Smoking-related diseases were responsible for an estimated 4,408 years of potential life lost before age 65 during 1991. 
Forfeited future earnings due to premature death from smoking-related causes totaled $149.6 million in 1991. 
Costs of lost earnings and productivity for persons disabled by smoking-related diseases totaled $32.3 million in 1991. 
Total costs attributed to smoking in New Hampshire in 1991 were $261 million, including direct medical costs as well as indirect mortality and disability costs.
Health related smoking costs in New Hampshire during 1993 were estimated at $295 million. (Costs adjusted to 1993 dollars using the Consumer Price Index, Medical Cost Index)
Based on this 1993 figure, the health care related cost per pack of cigarettes in New Hampshire was $1.68. 
As reported in 1994, $35.1 million was spent in Medicare funds and $17.5 million was spent in Medicaid funds in New Hampshire. 
Given 1995's current smoking prevalence among youth in NH, it is estimated that 74,303 people aged 0-17 years will become smokers.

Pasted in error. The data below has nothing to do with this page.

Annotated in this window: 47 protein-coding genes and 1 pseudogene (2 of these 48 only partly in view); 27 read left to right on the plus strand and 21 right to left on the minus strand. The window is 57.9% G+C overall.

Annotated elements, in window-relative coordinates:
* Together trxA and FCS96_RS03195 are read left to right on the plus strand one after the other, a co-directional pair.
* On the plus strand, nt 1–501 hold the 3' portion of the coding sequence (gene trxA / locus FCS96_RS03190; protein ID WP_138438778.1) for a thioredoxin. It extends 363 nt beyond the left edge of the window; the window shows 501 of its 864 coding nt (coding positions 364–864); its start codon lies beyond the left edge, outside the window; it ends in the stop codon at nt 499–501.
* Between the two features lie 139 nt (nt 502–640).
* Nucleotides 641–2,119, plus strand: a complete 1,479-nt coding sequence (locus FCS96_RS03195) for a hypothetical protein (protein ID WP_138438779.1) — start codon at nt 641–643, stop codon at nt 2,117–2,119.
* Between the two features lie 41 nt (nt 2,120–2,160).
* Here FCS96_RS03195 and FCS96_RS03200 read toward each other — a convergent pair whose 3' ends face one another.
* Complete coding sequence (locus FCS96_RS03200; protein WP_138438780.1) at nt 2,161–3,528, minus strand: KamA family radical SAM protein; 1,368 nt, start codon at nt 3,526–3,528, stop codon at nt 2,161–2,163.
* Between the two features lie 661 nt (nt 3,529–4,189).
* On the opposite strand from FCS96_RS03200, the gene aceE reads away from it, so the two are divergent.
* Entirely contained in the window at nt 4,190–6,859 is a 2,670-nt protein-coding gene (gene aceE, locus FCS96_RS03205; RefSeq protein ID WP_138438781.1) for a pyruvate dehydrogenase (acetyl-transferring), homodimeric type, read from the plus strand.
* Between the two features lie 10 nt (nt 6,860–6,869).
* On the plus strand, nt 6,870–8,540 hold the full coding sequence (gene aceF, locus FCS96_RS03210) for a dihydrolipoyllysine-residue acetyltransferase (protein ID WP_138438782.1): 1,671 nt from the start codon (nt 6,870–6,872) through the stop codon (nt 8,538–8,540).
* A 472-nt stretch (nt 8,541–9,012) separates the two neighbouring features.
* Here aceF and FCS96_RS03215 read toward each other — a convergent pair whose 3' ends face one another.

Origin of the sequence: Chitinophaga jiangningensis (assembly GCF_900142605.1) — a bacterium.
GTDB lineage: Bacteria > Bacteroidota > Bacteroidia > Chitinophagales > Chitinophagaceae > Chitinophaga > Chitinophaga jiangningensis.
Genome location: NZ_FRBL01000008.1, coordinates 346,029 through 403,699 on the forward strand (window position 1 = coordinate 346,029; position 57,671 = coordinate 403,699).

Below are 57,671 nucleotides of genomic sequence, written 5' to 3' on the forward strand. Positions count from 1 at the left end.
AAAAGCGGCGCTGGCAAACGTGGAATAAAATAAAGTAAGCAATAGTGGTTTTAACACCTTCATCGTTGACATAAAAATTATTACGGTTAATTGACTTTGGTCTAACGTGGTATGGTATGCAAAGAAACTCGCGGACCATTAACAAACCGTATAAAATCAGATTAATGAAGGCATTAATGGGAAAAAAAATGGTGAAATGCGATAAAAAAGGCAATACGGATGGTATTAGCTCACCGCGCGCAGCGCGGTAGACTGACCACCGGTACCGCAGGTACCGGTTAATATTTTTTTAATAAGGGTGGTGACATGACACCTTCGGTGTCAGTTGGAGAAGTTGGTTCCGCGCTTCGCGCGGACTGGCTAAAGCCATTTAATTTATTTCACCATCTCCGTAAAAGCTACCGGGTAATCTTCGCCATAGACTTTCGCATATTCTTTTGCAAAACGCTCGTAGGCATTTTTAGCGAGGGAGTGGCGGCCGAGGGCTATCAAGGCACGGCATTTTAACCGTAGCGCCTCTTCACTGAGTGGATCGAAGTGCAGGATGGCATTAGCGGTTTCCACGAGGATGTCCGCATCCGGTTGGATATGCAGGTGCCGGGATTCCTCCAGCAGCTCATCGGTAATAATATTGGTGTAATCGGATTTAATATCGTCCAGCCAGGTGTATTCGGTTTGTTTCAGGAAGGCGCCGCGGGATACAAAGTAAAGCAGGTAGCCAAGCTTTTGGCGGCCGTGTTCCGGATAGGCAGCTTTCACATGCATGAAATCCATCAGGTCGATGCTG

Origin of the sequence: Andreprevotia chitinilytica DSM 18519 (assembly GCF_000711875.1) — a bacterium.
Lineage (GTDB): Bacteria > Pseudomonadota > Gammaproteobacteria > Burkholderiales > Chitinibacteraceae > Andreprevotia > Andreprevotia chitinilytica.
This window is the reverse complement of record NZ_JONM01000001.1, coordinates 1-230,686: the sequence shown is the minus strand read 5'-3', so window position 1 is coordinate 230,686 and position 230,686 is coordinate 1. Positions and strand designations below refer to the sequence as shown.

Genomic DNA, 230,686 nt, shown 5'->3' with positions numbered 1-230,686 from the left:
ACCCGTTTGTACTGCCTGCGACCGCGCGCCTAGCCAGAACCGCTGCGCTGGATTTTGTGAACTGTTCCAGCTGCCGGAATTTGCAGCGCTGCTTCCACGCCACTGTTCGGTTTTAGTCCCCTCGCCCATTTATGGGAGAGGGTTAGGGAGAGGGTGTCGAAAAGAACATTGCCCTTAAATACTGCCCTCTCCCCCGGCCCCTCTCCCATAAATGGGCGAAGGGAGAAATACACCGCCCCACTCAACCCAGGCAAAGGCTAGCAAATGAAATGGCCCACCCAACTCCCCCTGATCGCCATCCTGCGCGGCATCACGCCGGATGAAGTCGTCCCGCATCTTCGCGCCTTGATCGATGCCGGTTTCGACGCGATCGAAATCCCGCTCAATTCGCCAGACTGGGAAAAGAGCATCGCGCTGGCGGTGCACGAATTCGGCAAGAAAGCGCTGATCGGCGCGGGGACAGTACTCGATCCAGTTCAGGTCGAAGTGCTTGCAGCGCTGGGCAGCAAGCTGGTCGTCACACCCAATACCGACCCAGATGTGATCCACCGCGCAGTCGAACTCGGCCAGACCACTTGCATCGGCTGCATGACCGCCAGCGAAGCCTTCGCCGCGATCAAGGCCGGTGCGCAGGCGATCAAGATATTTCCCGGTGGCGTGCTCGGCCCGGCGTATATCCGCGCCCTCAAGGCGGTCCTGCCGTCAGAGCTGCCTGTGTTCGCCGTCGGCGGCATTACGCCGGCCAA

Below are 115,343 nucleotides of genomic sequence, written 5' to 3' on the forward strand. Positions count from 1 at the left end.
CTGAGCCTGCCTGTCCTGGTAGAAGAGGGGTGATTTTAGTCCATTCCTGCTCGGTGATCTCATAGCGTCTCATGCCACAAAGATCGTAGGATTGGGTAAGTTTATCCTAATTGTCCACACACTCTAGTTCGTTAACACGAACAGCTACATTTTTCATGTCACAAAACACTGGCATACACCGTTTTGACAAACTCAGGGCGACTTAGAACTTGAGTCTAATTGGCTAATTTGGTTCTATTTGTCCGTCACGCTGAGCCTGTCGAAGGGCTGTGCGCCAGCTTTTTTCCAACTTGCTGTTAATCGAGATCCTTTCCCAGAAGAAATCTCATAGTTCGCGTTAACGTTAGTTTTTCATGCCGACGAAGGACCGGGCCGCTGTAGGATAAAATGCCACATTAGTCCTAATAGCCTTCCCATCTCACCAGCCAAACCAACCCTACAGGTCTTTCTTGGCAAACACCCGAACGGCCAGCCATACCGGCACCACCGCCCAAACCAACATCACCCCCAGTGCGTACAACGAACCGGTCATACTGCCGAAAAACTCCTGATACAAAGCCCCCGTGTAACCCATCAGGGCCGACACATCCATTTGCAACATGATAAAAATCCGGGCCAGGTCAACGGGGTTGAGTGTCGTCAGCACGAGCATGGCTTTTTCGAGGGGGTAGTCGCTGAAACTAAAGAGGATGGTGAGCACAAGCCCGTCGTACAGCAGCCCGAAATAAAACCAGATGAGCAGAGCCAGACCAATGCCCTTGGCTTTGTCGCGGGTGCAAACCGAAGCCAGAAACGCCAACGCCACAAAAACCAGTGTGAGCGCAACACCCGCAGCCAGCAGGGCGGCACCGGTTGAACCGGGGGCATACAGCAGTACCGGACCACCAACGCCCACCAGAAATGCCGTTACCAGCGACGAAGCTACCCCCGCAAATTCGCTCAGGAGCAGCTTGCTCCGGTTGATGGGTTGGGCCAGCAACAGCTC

23,777 of these people will die prematurely as adults because of a smoking-related illness. [ 3]
These premature illnesses and deaths could result in almost $900 million in future health care costs in NH. 
 Smoking-Attributable Mortality, Morbidity & Economic Costs (SAMMEC), NH Division of Public Health Services, Chronic Disease Epidemiology Program, 1993  U.S. Dept. of Health & Human Services, Centers For Disease Prevention and Control, Office on Smoking and Health, Morbidity and Mortality Weekly Report, July, 1994.  US Dept. of Health &: Human Services, Centers For Disease Prevention and Control, Office on Smoking and Health, Morbidity and Mortality Weekly Report, November 8, 1996.
Prepared by the NH Department of Health & Human Services, Tobacco Prevention Program. For more information, call 800-852-3345, x6891 or 603 271-6891.